Historically, FTC consent orders have always been interpreted as contracts between an administrative agency and the respondent and no third-party beneficiaries have been afforded a right to enforce that contract.4 However, it also follows that because the FTC is a government agency, it is treated differently to allow for a system of checks and balances. As U.S. Supreme Court Justice Clarence Thomas has famously stated, “our constitutional structure contemplates judicial review as a check on administrative action that is in disregard of legislative mandates or constitutional rights.”5 As a result, Congress has provided a means to ensure the fidelity of administrative agencies in their relationships with the public, other governmental institutions and corporations.

Judicial Review

So that agency programs are carried out uniformly and that their actions are not arbitrary or capricious, Congress enacted the APA that, generally, allows for judicial review of agency action or inaction. In order to ensure that private actors do not abuse the right of accountability, courts have typically limited the scope of the claims that can be brought and have stated that administrative decisions are presumptively immune from judicial review.

Section 701(a)(2) of the APA precludes from judicial review agency actions “committed to agency discretion by law.”6 Section 706 then lays out the standard of review that the courts will apply and the types of remedies available. Specifically, §706(1) allows that courts “compel agency action unlawfully withheld and unreasonably delayed” while §706(2) allows courts to “set aside agency action.”

EPIC brought its claim under §706(1), the more difficult of the two APA sections under which to prevail. Section 706(1) allows relief only where a clearly defined agency duty exists. In Heckler v. Chaney,7 the standard most widely applied to §706(1) claims, the Supreme Court held that “an agency’s decision not to prosecute or enforce, whether through civil or criminal process, is a decision generally committed to an agency’s absolute discretion” and is presumptively non-reviewable. But, this presumption of non-reviewability “may be rebutted where a substantive statute has provided guidelines for the agency to follow in exercising its enforcement powers.”8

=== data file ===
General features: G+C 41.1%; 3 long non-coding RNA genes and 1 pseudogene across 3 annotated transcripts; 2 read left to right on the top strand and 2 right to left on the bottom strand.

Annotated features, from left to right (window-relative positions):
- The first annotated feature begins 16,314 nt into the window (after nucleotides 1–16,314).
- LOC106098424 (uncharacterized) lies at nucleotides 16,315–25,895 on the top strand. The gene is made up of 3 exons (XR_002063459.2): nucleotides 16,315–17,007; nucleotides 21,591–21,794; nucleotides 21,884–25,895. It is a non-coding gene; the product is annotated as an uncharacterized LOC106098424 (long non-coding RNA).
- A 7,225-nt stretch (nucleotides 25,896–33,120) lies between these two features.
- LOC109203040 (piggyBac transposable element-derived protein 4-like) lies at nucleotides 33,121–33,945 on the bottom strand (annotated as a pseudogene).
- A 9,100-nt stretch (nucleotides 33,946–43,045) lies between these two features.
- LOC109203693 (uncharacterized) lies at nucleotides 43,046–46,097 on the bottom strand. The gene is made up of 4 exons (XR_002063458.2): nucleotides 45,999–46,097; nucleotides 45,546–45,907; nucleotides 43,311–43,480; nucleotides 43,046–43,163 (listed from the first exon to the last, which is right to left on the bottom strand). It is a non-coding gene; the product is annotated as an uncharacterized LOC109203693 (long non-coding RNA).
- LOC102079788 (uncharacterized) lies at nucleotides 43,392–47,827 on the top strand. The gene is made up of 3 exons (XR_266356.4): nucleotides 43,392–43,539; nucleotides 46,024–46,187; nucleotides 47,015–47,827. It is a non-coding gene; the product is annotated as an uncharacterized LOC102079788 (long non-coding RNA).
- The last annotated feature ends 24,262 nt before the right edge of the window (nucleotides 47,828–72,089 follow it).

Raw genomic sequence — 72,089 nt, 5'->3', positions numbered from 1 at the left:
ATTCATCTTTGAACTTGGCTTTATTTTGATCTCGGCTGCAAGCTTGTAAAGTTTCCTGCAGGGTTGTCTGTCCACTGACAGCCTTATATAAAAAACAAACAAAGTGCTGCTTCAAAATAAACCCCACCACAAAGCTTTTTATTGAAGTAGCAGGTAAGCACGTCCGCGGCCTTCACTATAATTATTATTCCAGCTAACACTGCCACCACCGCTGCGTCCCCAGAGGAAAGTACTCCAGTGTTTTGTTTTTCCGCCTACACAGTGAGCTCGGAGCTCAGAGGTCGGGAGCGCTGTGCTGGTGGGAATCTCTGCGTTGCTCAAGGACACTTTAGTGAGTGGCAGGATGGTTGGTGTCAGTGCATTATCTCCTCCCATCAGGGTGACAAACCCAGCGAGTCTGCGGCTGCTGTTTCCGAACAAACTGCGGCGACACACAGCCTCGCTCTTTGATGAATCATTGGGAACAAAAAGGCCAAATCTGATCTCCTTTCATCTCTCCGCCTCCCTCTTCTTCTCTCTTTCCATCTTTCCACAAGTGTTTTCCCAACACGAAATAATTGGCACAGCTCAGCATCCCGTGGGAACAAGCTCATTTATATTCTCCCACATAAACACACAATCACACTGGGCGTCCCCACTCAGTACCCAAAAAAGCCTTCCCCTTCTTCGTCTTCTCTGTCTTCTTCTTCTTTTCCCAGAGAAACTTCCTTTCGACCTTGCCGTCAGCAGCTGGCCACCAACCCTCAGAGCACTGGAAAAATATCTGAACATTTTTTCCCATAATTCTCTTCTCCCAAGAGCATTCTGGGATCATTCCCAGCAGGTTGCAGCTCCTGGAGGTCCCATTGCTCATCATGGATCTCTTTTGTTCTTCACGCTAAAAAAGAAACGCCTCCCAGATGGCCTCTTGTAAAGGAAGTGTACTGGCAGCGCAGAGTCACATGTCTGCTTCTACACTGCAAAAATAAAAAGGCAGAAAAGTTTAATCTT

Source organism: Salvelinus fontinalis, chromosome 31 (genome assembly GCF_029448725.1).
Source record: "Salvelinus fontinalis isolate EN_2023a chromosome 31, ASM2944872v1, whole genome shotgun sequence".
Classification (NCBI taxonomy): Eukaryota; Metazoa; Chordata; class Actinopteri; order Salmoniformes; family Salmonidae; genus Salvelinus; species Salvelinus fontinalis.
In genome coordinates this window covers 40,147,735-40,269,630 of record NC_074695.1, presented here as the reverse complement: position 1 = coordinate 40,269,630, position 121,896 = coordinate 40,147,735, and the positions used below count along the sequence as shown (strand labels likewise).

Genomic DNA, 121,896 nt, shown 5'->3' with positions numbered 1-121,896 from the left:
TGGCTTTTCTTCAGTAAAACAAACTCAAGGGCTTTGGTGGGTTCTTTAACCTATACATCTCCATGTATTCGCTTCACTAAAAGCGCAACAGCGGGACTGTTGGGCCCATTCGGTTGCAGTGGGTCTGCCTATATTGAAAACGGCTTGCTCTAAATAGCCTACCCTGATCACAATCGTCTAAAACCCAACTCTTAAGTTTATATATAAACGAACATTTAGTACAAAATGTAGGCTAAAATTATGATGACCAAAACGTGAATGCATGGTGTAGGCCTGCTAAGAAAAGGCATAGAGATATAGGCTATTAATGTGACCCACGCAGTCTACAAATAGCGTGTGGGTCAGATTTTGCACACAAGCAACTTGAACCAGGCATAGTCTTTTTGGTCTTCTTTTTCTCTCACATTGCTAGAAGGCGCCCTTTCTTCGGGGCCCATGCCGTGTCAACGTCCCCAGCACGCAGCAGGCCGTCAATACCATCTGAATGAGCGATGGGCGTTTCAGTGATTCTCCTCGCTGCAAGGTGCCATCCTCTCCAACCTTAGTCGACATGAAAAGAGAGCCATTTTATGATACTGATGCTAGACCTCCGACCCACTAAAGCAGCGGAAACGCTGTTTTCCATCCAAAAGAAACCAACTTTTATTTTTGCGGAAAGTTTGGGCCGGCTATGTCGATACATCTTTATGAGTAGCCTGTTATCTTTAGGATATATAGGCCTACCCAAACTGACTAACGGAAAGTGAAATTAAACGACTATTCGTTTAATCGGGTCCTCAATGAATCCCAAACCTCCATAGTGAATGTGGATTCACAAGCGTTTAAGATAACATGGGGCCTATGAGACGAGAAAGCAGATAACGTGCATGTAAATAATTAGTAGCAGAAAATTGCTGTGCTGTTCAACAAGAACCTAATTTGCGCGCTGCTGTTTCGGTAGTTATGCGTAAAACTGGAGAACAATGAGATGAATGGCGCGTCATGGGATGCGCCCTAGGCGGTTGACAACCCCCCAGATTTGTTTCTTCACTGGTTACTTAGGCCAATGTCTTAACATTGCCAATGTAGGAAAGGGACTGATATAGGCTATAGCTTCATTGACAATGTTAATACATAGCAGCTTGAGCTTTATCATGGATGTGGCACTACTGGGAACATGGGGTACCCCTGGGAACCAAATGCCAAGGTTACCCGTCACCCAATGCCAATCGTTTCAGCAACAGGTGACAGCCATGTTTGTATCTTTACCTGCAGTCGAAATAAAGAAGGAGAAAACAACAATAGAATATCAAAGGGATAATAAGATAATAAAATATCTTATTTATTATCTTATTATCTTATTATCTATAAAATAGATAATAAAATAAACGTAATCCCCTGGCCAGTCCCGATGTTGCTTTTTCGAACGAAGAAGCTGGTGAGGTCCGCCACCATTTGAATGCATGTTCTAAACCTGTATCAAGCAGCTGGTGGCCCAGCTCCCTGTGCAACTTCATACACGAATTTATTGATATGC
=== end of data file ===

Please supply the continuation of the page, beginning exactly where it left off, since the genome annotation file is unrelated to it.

EPIC’s attempt to overcome the negative presumption of reviewability is primarily predicated upon 15 U.S.C. §45(l).9 But, in the mistaken construction of §45, EPIC placed its emphasis on the provision that states that violators “shall forfeit a penalty to the United States.” 15 U.S.C. §45(l) (emphasis added). The court noted that this language is not directed at something the agency must do. The obligations created by that language have to do with a specific violation of the FTC Act. In absence of being able to point to any duty not “committed to agency discretion by law” on the part of the FTC, EPIC’s reliance upon §45 could not overcome its burden warranting judicial review.